Cardiovascular risk reduced in patients with serious mental illness

March 10, 2022

In a new study, researchers demonstrated that they can significantly lower cardiovascular risk for patients with severe mental illness (SMI) by using a clinical decision support system that prompts doctors to provide individualized informational handouts about a patient’s cardiovascular risk and treatment recommendations, according to a NIH news release.

The findings suggest the use of clinical decision support systems to prompt the use of shared decision-making tools, such as handouts, may result in positive impacts on long-term cardiovascular health in patients with SMI.

The study, supported through a cooperative agreement with the National Institutes of Health, appears in the journal JAMA Network Open.

“This landmark study is one of the first randomized controlled trials to improve cardiovascular health in a large U.S. population of outpatients with SMI. Primary care practices serving patients with SMI now have a practical tool for addressing a major cause of these patients’ premature mortality,” said Susan T. Azrin, PhD, Chief of the Premature Mortality in SMI Research Program at the National Institute of Mental Health.

Cardiovascular disease is a leading cause of death for people diagnosed with SMI—a collective term referring to schizophrenia, schizoaffective disorder, and bipolar disorder. The higher rate of cardiovascular disease in people with SMI is due in part to higher rates of smoking, obesity, diabetes, and dyslipidemia. In addition, medications sometimes used to treat SMI can increase cardiometabolic risk because of their effect on weight, insulin resistance, and lipid metabolism.

In this study, researchers led by Rebecca Rossom, MD, a Senior Research Investigator at HealthPartners Institute in Minneapolis, examined whether using a clinical decision support system to help provide individualized information about cardiovascular risk could reduce this risk and improve cardiovascular health in adult patients with SMI.

The study included 76 primary care clinics that were part of three healthcare systems that provided care to patients in Minnesota, North Dakota, and Wisconsin. Health care sites were randomly assigned to an intervention (42 clinics) or a control (34 clinics) group. Participants at the control and intervention sites included nearly 9,000 patients between the ages of 18 and 75 who were diagnosed with SMI and had at least one cardiovascular risk factor not in a healthy goal range.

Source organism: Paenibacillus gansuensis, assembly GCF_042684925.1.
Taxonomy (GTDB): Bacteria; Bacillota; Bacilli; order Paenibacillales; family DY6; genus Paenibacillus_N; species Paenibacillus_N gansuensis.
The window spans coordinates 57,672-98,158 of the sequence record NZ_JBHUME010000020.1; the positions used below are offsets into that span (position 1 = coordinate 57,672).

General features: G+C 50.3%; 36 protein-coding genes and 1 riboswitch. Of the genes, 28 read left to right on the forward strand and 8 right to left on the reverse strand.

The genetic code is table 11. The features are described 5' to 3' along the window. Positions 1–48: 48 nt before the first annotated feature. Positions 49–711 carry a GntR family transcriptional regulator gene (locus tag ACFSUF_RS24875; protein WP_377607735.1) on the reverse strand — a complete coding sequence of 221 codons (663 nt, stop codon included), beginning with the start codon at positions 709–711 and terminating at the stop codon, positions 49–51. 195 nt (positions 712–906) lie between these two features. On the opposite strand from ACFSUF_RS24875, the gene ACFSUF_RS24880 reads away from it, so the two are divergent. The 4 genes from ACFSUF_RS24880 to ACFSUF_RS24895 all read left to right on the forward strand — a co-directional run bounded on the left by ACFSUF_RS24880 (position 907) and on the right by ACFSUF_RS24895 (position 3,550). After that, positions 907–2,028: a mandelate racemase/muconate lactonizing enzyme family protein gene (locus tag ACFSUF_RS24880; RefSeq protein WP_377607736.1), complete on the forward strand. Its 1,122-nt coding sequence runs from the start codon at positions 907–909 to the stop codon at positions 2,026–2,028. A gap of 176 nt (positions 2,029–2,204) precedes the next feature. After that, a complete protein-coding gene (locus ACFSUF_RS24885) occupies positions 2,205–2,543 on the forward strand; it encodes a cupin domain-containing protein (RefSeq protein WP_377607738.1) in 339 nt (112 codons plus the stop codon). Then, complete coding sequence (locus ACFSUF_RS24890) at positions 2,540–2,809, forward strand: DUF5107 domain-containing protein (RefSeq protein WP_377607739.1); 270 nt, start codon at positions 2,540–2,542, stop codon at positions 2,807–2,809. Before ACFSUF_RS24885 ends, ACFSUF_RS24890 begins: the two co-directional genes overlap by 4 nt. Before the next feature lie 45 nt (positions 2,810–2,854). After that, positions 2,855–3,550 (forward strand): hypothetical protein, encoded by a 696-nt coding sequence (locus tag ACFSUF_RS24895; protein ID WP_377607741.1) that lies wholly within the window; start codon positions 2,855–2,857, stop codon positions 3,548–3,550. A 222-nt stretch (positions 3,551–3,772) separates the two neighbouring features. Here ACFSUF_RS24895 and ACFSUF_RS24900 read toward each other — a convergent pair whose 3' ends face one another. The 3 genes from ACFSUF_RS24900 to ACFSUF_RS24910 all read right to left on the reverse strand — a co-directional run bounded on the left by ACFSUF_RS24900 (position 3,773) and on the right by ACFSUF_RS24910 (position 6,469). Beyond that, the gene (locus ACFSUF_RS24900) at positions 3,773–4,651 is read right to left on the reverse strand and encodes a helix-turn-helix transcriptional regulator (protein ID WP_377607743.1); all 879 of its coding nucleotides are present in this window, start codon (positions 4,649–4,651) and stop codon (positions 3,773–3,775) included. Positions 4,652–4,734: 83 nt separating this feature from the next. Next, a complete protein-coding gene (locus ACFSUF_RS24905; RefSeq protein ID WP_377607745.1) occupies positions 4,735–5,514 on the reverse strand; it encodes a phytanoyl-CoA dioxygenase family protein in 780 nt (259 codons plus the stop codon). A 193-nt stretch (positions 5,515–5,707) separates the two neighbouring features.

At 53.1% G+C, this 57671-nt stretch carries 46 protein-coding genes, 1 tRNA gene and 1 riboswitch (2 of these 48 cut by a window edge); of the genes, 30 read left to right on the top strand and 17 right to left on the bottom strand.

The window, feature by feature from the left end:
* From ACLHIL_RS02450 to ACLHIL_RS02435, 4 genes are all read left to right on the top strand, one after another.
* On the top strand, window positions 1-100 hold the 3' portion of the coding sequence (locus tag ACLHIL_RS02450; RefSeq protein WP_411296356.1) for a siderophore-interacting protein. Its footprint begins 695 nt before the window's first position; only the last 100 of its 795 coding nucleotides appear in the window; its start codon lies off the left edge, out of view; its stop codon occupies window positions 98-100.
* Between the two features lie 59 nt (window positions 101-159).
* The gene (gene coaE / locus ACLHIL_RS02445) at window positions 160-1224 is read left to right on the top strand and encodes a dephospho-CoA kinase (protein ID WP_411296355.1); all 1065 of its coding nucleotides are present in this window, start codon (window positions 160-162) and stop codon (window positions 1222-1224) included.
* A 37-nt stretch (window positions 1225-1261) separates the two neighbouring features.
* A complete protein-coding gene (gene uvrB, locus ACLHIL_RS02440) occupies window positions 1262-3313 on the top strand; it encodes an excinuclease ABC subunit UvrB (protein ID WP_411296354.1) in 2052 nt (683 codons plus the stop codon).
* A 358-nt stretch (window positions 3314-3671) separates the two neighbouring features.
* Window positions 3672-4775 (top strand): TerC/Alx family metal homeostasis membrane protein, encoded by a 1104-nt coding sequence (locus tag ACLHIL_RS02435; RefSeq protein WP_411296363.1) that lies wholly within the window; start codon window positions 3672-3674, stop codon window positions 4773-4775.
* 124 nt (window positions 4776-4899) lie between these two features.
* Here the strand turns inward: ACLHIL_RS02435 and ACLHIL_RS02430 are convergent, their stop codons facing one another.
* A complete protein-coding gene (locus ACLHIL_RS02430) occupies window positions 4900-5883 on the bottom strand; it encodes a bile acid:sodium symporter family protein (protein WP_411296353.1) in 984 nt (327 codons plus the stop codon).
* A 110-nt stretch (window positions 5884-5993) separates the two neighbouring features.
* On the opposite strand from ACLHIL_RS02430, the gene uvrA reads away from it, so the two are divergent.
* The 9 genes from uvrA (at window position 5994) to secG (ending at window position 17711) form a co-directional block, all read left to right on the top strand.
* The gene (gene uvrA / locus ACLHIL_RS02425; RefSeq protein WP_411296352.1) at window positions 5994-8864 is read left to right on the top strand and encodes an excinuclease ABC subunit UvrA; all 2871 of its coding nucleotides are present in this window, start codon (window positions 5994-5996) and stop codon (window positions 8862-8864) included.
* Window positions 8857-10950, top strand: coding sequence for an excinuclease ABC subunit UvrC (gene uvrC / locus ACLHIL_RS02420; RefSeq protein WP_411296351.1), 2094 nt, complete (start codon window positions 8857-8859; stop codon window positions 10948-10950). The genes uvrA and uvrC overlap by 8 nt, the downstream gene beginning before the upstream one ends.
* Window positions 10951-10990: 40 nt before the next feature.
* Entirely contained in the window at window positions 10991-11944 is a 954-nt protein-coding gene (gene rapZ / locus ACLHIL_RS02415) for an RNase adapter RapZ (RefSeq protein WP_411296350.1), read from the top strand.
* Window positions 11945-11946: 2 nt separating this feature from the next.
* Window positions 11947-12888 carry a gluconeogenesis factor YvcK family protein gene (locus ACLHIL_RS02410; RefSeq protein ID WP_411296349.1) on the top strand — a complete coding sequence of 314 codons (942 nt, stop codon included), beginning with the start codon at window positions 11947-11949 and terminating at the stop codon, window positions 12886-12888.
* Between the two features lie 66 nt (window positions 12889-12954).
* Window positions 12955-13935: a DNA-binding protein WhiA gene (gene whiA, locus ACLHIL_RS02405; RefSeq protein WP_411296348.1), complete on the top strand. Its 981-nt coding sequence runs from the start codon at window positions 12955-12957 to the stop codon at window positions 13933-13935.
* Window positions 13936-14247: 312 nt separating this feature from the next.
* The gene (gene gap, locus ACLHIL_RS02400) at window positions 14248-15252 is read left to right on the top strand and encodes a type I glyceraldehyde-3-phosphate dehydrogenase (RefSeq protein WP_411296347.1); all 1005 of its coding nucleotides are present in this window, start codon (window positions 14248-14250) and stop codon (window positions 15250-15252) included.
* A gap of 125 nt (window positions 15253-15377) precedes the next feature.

Clinics in the intervention group used a clinical decision support system to prompt their healthcare workers to print out and distribute shared decision-making handouts for patients and clinicians that included individualized information about patients’ cardiovascular risk and possible treatment considerations.

“The patient and clinician printouts were meant to become shared decision-making tools to help patients understand their risks and help clinicians quickly elicit patient preferences for addressing those risks,” said Rossom. “We designed the shared decision-making tools to minimize any disruptions in clinic workflow and give primary care clinicians an overview of a patient’s cardiovascular risk and recommended actions at a glance.”   

The researchers assessed modifiable cardiovascular risk factors during the 12 months following the initial patient visit. They found that patients at intervention sites had an overall 4% lower increase in modifiable cardiovascular risk compared with patients at the control sites. The researchers did not find significant impacts on any single modifiable risk factor. Instead, they found that a combination of changes across risk factors seemed to drive the reduction in total risk.

“While the difference in modifiable cardiovascular risk due to the intervention may seem small at 4%, it is clinically significant and translates to potentially preventing three heart attacks or strokes for every 1,000 patients with SMI,” said Rossom. “In my medical group alone, we have over 30,000 patients with SMI, so we could prevent as many as 90 heart attacks or strokes with this intervention. On top of that, we do not know the benefits that could be gained from continuing this intervention for longer than the 12 months that we studied it.” 

Changes in risk factors were most pronounced for those with bipolar disorder, followed by those with schizoaffective disorder, and then those with schizophrenia. While the intervention worked equally well for men and women, it was more effective for younger and middle-aged patients (those 18–29 and 50–59). The intervention was found to benefit patients self-identifying as either Black or white, but not in patients identifying as Asian, Native American, Hispanic, or those of other/unknown race.

The findings suggest the use of a low-burden clinical decision support system to prompt the use of shared decision-making tools, such as the handouts used in this study, may result in treatment and lifestyle changes that have larger impacts on long-term cardiovascular health in people with SMI.

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